Art for the poor

Katsushika Hokusai. The Great Wave off Kanagawa. 1823-1831 / Wikimedia commons

First presented to the public in 1832

This woodblock print is the first and arguably the most renowned from the series "Thirty-Six Views of Mount Fuji," an undisputed masterpiece by the artist Katsushika Hokusai. Executed in the so-called "ukiyo-e" genre, it simultaneously represents a revolution in this art form.

Japanese visual art largely emerged from literature, serving as its natural continuation. Medieval Japanese people were not acquainted with paintings as we understand them; they rarely adorned walls with such art, except for carved images on the beams of Shinto shrines. However, they did decorate screens, fans, clothing, and household items. This decorative and applied art, in contrast to the global practice of that time, was not built on ornaments. More often, it depicted genre scenes, landscapes, dancing cranes, pines above mountain rivers, turtles on the seashore, and so on.

Drawing was a crucial element in the education of noble boys and girls, especially the latter. Social communication in Japanese high society largely consisted of abundant correspondence. Letters were exchanged for any occasion, and traditional Japanese letters almost invariably included not only news, greetings, and wishes but also poems. These were often adorned with fleeting drawings that stylistically matched the calligraphy chosen for the text.

Japanese books were scrolls fastened on two round rods—either wooden or stone. Reading a book involved gradually unrolling it, like a very slow film. Illustrations accompanying the narrative often occupied no less space than the text itself. Of course, aristocratic households primarily possessed books copied and adorned by skilled, well-known masters and mistresses. Usually, this task was highly esteemed, as copying books was considered a worthy pastime for ladies in their leisure.

However, even simpler and less affluent people were not averse to splurging for the pleasure of having an antique love story or a collection of poems at home. For such books, texts (occasionally) and illustrations (almost always) were printed using carved wooden blocks—drawings came out in black and white, later to be manually colored.

By the 16th century, during the emergence of ukiyo-e, this "art for the poor" truly became mass-produced, penetrating all layers of urban life. The most basic version now consisted of a simple piece of paper with a hand-colored imprint of an engraving and a few lines explaining what was happening in the picture. These picture-postcards-books on a single page later came to be called ukiyo-e. The "ukiyo-e" genre, especially "spring pictures," became very popular. These images portrayed love and eroticism and often featured rather explicit scenes. It was considered proper to gift "spring pictures" to newlyweds who faced challenges in having children. However, they gained the most popularity among courtesans, also known as "teahouse singers."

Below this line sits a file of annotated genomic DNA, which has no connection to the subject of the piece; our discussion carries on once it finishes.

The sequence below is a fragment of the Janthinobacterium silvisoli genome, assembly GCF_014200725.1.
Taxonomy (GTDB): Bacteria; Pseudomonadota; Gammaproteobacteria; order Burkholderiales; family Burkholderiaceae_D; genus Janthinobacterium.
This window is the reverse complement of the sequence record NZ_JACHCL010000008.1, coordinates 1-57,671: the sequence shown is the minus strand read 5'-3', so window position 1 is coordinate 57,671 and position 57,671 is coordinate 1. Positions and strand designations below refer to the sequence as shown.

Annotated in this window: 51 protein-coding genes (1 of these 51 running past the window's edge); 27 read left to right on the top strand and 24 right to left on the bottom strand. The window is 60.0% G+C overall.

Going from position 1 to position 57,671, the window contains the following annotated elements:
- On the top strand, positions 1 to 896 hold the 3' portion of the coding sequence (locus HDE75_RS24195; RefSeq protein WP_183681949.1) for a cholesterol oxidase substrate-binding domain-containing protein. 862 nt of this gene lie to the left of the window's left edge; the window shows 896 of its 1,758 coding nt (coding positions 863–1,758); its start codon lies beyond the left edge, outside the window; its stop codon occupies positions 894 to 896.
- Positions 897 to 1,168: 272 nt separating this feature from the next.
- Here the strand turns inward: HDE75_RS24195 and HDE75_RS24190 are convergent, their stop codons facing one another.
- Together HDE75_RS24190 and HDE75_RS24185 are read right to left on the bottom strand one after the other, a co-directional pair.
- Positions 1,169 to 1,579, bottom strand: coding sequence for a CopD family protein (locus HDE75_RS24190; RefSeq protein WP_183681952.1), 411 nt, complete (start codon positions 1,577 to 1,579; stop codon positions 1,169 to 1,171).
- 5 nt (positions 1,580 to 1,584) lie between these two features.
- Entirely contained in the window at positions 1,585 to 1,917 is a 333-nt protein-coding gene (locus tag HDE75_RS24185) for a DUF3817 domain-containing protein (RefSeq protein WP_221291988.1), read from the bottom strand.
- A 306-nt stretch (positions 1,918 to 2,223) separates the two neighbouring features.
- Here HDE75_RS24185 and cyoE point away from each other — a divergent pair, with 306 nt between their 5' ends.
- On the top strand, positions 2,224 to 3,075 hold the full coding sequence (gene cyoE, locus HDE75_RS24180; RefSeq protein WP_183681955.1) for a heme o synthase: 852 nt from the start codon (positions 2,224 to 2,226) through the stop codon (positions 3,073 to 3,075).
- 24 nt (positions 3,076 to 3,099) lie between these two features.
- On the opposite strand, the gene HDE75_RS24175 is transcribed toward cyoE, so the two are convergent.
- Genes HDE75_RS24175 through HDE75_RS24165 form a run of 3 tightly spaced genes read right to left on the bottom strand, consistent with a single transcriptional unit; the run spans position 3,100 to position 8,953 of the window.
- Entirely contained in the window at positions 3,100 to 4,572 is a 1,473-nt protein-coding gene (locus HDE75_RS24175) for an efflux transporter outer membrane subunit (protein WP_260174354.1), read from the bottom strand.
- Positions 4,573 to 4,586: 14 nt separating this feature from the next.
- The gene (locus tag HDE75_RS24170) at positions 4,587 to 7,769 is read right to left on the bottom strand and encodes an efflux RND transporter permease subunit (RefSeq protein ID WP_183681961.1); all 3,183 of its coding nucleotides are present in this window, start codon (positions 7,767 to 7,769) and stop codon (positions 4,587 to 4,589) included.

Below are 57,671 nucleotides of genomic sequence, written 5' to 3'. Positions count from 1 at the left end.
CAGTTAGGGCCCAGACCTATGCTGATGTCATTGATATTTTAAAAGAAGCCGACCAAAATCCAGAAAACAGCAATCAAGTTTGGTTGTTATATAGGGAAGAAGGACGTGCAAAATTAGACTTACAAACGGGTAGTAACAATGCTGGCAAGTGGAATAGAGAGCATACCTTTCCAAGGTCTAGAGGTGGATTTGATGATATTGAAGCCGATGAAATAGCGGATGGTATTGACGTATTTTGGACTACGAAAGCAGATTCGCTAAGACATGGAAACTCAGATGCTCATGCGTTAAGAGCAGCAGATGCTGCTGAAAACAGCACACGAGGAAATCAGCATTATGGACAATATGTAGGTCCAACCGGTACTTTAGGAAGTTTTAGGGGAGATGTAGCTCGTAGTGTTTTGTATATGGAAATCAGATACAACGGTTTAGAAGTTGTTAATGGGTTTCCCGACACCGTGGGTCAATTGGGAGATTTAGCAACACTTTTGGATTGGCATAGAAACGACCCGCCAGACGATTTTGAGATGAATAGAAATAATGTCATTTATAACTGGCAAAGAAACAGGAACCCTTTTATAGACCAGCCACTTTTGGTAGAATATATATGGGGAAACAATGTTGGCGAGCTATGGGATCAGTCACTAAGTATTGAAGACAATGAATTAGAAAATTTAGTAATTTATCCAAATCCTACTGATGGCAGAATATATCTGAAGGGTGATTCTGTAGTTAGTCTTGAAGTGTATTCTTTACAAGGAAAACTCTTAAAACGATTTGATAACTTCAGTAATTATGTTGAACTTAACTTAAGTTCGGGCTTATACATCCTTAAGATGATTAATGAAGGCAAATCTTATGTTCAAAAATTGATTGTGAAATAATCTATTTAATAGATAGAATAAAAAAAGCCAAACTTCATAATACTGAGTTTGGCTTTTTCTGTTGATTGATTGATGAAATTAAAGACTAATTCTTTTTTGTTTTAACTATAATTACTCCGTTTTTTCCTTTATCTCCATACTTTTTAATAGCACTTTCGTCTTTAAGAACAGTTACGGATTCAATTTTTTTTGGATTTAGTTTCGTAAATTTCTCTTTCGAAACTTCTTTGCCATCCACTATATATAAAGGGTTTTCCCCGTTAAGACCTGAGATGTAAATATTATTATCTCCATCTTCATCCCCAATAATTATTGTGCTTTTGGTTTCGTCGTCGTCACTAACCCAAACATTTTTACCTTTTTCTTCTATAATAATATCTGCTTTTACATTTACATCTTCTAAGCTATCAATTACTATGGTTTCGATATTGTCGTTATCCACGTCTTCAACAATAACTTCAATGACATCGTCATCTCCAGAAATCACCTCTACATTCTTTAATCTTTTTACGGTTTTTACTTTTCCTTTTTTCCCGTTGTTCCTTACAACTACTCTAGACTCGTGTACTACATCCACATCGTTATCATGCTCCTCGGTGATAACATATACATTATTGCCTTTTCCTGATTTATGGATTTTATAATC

Entertaining guests with these prints and providing elaborate narratives about the depicted scenes became a specialized art, and courtesans dedicated serious efforts to mastering this skill.

The girls collected extensive collections of ukiyo-e, and the more refined and expensive the lady, the less pure erotica there was in her collection, and the more scenes from ancient novels, famous landscapes, and pictures from travels dominated. The word "ukiyo-e" itself means "pictures from the floating world," that is, from a world filled with elusive beauty and sadness—this is what quarters of lively establishments were conventionally referred to in Japan.

In 17th-19th century Japan, a plethora of renowned "ukiyo-e" artists emerged, with one master known by the pseudonym Katsushika Hokusai standing out as one of the most well-known despite being one of the latest. His prints are unique in that he introduced a sharp innovation into the ukiyo-e genre—including certain principles and techniques of European painting, which he studied purposefully and at length. For example, he actively used the hitherto unknown Berlin blue, which the Japanese, enamored with blue hues, immediately fell in love with (as seen in "The Great Wave off Kanagawa," which is almost entirely composed of various shades of Berlin blue). More importantly, Hokusai combined Japanese engraving principles with the Western idea of artistic perspective, which was practically unknown in Japan and was long perceived by the Japanese, discovering Western art as a dubious trick unrelated to true beauty and art.

The representation of the Great Mount Fuji in the print, as a small mound behind huge waves, was as unexpected for the Japanese public as the ukiyo-e style itself was a revelation for the Western audience. Hokusai and his album "Thirty-Six Views of Mount Fuji" became the calling card of a distant, unknown country for Europeans, giving rise to the fashion for "Japonism."

Of course, Europeans could not fully understand Hokusai. Tiny figures resembling shreds of foam cling to fragile boats in the futile hope of escaping the indifferent and magnificent elements. The mountain looming between the waves is the axis of the world, where everything is doomed to be born, suffer, and perish in the endless rotation of the wheel of existence. The Japanese saw "The Great Wave" as a lesson in humility and acceptance, while Europeans associated it with the will to live and courage. Nevertheless, this print became famous in both worlds.

Katsushika Hokusai. The Great Wave off Kanagawa. 1823-1831 / Wikimedia commons

Katsushika Hokusai. The Great Wave off Kanagawa. 1823-1831 / Wikimedia commons


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